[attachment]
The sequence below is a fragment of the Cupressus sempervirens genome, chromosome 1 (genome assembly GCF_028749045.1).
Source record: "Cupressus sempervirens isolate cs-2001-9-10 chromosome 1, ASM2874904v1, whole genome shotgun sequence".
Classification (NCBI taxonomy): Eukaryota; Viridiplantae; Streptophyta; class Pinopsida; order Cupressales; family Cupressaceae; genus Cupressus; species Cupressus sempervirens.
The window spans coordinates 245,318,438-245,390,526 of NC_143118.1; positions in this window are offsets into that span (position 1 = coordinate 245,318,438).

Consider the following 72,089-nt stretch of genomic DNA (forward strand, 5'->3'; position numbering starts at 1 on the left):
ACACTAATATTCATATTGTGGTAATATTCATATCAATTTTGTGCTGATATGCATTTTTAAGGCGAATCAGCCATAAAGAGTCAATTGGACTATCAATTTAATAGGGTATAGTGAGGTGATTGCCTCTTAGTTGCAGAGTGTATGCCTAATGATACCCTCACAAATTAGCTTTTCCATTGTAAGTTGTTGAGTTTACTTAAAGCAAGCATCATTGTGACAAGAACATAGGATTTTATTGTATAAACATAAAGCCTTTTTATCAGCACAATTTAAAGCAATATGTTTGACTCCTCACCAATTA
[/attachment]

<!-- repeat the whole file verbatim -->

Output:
The sequence below is a fragment of the Cupressus sempervirens genome, chromosome 1 (genome assembly GCF_028749045.1).
Source record: "Cupressus sempervirens isolate cs-2001-9-10 chromosome 1, ASM2874904v1, whole genome shotgun sequence".
Classification (NCBI taxonomy): Eukaryota; Viridiplantae; Streptophyta; class Pinopsida; order Cupressales; family Cupressaceae; genus Cupressus; species Cupressus sempervirens.
The window spans coordinates 245,318,438-245,390,526 of NC_143118.1; positions in this window are offsets into that span (position 1 = coordinate 245,318,438).

Consider the following 72,089-nt stretch of genomic DNA (forward strand, 5'->3'; position numbering starts at 1 on the left):
ACACTAATATTCATATTGTGGTAATATTCATATCAATTTTGTGCTGATATGCATTTTTAAGGCGAATCAGCCATAAAGAGTCAATTGGACTATCAATTTAATAGGGTATAGTGAGGTGATTGCCTCTTAGTTGCAGAGTGTATGCCTAATGATACCCTCACAAATTAGCTTTTCCATTGTAAGTTGTTGAGTTTACTTAAAGCAAGCATCATTGTGACAAGAACATAGGATTTTATTGTATAAACATAAAGCCTTTTTATCAGCACAATTTAAAGCAATATGTTTGACTCCTCACCAATTA